We warned in Changing Child Custody that it was hard to know in a close case whether a material change in circumstances would warrant a change in child custody until the judge decides. This post reviews changes not material enough to modify custody.
In Changes in Circumstances Mean Changes in Custody we provided a list of changes compiled over the years that were “material” enough to result in a change in the custody agreement or order. The list included “A combination of changes over the years that make the current custody arrangement unworkable, difficult or very much less than ideal.”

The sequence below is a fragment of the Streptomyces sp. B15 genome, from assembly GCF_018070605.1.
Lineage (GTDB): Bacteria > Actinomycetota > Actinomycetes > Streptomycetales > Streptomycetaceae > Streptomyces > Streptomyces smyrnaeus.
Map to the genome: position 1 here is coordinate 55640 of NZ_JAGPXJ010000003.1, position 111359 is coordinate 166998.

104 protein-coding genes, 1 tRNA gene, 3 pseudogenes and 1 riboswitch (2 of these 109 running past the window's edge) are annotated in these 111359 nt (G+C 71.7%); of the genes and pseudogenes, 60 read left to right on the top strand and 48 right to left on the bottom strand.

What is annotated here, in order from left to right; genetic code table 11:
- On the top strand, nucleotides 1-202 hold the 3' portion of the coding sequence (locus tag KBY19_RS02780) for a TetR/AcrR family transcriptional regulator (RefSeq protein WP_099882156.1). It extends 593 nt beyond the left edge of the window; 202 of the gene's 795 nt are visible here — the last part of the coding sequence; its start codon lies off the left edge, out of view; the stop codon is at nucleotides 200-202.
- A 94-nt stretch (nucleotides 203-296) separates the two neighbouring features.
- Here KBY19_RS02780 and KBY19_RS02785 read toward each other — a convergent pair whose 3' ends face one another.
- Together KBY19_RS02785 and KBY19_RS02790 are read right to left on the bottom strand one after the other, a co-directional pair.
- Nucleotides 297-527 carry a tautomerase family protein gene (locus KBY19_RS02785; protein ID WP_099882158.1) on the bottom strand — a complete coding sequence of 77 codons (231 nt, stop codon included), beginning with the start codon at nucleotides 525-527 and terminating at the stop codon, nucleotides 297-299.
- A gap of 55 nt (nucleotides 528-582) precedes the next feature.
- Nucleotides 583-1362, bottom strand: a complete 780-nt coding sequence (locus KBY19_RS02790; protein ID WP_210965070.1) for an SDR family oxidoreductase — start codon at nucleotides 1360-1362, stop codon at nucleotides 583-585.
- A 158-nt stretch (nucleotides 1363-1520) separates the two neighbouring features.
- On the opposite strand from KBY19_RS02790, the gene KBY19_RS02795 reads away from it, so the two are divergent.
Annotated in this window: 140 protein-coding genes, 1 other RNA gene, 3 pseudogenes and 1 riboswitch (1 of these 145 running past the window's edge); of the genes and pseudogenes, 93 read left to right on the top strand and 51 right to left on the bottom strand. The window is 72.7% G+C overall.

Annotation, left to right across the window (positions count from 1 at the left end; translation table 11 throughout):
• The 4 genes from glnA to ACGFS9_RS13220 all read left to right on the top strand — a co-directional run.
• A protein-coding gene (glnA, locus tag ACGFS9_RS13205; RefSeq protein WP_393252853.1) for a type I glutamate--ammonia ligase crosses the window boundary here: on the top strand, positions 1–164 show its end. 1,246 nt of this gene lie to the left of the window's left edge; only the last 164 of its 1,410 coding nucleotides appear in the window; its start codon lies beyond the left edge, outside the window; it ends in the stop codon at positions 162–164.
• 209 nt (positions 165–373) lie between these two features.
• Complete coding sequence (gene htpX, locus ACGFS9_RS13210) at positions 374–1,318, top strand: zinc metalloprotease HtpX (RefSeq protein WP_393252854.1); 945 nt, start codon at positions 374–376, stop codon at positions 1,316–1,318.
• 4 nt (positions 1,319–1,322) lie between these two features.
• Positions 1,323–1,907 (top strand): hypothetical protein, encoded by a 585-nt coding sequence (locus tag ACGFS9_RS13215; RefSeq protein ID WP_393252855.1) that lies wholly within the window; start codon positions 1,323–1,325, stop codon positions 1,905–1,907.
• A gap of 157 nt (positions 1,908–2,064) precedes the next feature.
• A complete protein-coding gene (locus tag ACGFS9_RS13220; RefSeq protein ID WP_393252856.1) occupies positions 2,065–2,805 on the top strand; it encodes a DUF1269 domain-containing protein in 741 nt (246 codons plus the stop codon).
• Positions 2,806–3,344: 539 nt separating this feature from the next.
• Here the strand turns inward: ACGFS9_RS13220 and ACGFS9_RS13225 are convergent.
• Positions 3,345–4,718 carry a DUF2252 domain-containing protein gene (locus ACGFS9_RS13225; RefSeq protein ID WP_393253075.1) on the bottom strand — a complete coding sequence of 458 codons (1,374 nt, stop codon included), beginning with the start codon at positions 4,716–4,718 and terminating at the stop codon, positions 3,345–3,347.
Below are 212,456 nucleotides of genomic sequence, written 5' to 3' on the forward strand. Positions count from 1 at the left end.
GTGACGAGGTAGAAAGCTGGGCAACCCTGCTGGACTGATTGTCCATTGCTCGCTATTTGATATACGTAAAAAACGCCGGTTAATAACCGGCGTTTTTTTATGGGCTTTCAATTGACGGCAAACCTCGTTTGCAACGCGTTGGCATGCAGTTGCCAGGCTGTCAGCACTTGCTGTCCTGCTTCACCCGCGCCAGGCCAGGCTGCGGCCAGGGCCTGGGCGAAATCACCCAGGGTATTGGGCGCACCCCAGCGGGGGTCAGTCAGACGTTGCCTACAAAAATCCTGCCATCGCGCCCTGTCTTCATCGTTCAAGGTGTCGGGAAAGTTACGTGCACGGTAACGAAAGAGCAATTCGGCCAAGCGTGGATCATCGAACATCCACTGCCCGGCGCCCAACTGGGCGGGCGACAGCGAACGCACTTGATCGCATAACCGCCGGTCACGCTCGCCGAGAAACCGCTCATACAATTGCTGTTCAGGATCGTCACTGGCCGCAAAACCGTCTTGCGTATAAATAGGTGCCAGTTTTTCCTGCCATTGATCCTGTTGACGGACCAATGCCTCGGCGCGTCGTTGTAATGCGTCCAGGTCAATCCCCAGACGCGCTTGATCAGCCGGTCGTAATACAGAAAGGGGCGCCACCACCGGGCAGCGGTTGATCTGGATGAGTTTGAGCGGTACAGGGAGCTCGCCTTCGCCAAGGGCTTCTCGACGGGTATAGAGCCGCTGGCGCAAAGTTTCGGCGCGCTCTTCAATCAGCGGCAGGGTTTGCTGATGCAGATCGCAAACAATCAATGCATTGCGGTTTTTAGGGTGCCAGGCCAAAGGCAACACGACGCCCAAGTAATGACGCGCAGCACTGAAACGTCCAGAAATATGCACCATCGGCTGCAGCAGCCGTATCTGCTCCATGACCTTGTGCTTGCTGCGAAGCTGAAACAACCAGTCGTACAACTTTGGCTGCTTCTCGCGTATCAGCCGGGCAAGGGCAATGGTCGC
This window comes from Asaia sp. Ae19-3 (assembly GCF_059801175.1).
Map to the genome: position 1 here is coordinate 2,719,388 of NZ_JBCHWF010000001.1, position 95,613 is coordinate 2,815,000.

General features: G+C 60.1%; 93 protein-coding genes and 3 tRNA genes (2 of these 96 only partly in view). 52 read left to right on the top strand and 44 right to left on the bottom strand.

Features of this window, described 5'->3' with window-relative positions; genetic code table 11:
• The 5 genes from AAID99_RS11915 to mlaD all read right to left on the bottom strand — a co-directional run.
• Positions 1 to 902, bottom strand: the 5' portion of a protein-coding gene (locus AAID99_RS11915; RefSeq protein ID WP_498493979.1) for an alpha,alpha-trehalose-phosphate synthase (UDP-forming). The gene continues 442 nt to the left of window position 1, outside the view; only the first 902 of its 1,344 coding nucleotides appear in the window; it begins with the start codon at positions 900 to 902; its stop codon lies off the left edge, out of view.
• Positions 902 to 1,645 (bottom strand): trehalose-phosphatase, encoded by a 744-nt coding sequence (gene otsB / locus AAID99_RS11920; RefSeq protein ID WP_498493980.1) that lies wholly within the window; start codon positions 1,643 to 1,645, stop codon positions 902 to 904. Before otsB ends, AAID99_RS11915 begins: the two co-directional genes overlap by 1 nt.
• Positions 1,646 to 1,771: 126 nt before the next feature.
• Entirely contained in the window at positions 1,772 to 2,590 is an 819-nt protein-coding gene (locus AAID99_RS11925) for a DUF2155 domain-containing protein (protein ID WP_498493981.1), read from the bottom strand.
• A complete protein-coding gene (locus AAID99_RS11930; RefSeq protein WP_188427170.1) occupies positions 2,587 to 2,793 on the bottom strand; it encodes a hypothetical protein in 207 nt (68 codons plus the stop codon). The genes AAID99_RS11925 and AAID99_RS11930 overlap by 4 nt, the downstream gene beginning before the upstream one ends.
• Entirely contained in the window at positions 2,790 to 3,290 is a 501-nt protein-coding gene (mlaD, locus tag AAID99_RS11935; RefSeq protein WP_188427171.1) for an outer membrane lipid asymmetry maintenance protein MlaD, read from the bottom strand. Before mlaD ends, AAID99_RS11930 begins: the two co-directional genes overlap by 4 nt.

A recent Virginia case, Friedichs v. Brown, highlights the problem. Mr. Fredrichs argued that the following changes in circumstances warranted a change in custody:
(1) the children’s development had evolved,
(2) the children had a closer relationship with him, and
(3) the mother was being uncooperative.
The circuit court ruled that these were not material changes, dismissed his complaint, and awarded the mother $43,462.20 for the attorney’s fees she incurred defending. The Virginia Court of Appeals affirmed.